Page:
Sanofi’s ambitious Origin cardiovascular outcomes trial of Lantus in pre and early diabetics gets a detailed unveiling at the American Diabetes Association scientific sessions in two weeks, and expectations are low that the long-acting insulin will be shown to prevent heart attacks and strokes in these patients. Should it surprise, it raises the possibility that the French group will be able to make some new claims on the label of its best-selling product. Failure to show a benefit will have little commercial impact, but good safety data should provide further reassurance about cancer risk (ADA – Experts rally round Lantus, June 28, 2010).
The two-hour readout of the eight-year study will give specialists a better understanding about how to manage this population with multiple risks for cardiovascular events, not to mention other complications of elevated blood glucose levels. Early intervention with insulin is hypothesised to prevent the micro- and macrovascular damage that can lead to heart attacks and strokes, for example; the inclusion of a Lovaza arm in the study should provide additional insight into treatment strategies for this population.
|% of market cap||29%|
|Event type||Phase III Origin trial data|
|Date||June 11, 2012|
Long live the king
Lantus is the undisputed king of basal insulin having met the challenge of Levemir and prevailed; sales of $5.45bn last year were nearly four times the long acting Novo Nordisk product. Times they are a-changing, though – the Danish company is awaiting US and European Union decisions on its next long-acting product, degludec, now dubbed Tresiba, and Eli Lilly’s earlier-stage product, LY2605541 is expected to report phase III data next year (Lilly’s basal insulin surprises with weight loss data, May 28, 2012).
With patent expiry in 2015, Lantus is also vulnerable to biosimilar challengers – albeit on an older device with shorter patent protection. Lilly is preparing an insulin glargine in partnership with Boehringer Ingelheim, whilst Biocon and Wockhardt already market biosimilar Lantus elsewhere in the world, so it would not be a stretch to see them bringing a product into the big markets once Sanofi’s market exclusivity falls.
Meanwhile, the landscape of insulin therapy is also being influenced by the growth of the GLP-1 class, of which three are on the market and three more in late-stage development, including Sanofi’s own Lyxumia. Lantus sales are forecast to expand through 2015, when they will push $7bn, before falling to $6bn in 2018, according to EvaluatePharma data.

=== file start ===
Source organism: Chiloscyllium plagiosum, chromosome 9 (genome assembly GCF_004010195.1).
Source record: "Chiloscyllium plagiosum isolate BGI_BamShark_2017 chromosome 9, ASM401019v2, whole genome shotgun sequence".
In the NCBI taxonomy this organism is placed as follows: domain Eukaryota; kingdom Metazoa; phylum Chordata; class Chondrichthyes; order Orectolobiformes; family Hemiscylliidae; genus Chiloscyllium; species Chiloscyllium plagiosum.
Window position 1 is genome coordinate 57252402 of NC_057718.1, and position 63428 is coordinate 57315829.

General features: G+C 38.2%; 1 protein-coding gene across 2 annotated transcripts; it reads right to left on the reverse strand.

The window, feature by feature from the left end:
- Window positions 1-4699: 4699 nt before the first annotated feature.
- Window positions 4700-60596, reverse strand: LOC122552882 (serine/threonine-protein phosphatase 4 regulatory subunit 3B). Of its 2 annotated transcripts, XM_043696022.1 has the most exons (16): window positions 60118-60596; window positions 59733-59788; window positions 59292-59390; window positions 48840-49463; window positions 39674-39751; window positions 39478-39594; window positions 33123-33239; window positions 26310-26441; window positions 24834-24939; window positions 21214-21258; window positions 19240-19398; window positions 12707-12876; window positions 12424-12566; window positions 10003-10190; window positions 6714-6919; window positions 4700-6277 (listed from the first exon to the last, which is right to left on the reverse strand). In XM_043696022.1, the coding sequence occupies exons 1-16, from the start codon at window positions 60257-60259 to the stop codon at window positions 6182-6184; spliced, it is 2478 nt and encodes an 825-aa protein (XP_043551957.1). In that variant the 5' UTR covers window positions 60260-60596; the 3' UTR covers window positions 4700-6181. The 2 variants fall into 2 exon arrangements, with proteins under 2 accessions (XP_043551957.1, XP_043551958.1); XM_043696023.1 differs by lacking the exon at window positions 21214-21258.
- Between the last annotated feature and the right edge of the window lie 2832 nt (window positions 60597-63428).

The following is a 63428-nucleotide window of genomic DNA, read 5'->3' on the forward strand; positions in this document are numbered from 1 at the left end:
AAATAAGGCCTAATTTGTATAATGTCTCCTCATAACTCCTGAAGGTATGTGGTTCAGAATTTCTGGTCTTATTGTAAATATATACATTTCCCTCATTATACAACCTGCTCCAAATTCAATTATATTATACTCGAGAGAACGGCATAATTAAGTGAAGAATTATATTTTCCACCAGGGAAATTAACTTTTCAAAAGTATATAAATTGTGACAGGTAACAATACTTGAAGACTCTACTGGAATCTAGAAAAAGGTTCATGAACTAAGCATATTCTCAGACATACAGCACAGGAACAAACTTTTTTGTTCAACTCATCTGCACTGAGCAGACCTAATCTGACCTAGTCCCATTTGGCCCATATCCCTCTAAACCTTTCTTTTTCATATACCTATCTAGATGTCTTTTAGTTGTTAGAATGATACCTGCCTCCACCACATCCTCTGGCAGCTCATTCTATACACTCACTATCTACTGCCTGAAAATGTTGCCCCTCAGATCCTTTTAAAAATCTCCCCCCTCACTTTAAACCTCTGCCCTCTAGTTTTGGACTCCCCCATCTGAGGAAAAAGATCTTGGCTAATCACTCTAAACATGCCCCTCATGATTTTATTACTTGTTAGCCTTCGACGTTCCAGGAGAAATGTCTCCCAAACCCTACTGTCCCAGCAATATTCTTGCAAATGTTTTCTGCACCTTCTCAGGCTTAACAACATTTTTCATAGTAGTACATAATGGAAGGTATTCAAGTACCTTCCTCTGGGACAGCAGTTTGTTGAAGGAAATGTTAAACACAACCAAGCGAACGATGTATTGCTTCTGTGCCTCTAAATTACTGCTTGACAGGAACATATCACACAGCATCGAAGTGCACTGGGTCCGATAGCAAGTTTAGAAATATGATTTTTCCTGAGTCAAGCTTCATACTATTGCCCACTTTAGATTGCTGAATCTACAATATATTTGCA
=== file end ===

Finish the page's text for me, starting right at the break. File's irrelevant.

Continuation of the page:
Thus should Lantus perform in Origin, a cardiovascular claim would no doubt be a small commercial advantage – given the scale of the trial, it would take years for Novo to catch up on cardiovascular benefit with Tresiba, for example.
Origin recruited more than 12,000 patients with early type 2 diabetes, impaired glucose tolerance or impaired fasting glucose and also with cardiovascular risk factors such as a prior heart attack or stroke. They were randomised into arms consisting of Lantus with Lovaza or with a Lovaza placebo, plus two non-insulin arms consisting of Lovaza alone or a Lovaza placebo. Chief measures are cardiovascular illness or death, along with death from any cause, progression from pre-diabetes to diabetes, or poor diabetes-related microvascular outcomes such as diabetic retinopathy.
Importantly, the population being tested is usually considered too early to be treated with insulin. Positive findings on any endpoint are likely to strengthen the case for earlier intervention, although that will benefit a wide variety of insulins.
With a trial of this size safety signals would be more easily spotted, and a cancer imbalance would surely have resulted in its cessation before it completed. Thus it likely holds some good news that will help Sanofi further shake off the Lantus cancer worries.
Likewise, however, a clear cardiovascular benefit would also have resulted in a premature end for the trial, and the fact that it ran to scheduled conclusion is what is leading many observers to conclude that it will have neutral findings.
The lag between conclusion and readout has caused some speculation about whether any conclusions can be drawn from the data at all. Given that the ADA has set aside a two-hour symposium, with independent presentations on multiple aspects of the trial, can also be taken as a sign that the investigators wanted to hold the data for a forum that would allow for the most detailed discussion possible.
Even if expectations of a benefit are low, there is no doubt that Origin will be closely watched. Whether or not Lantus or Lovaza prove to be effective in preventing death or poor health outcomes in this population, the data will be revealing.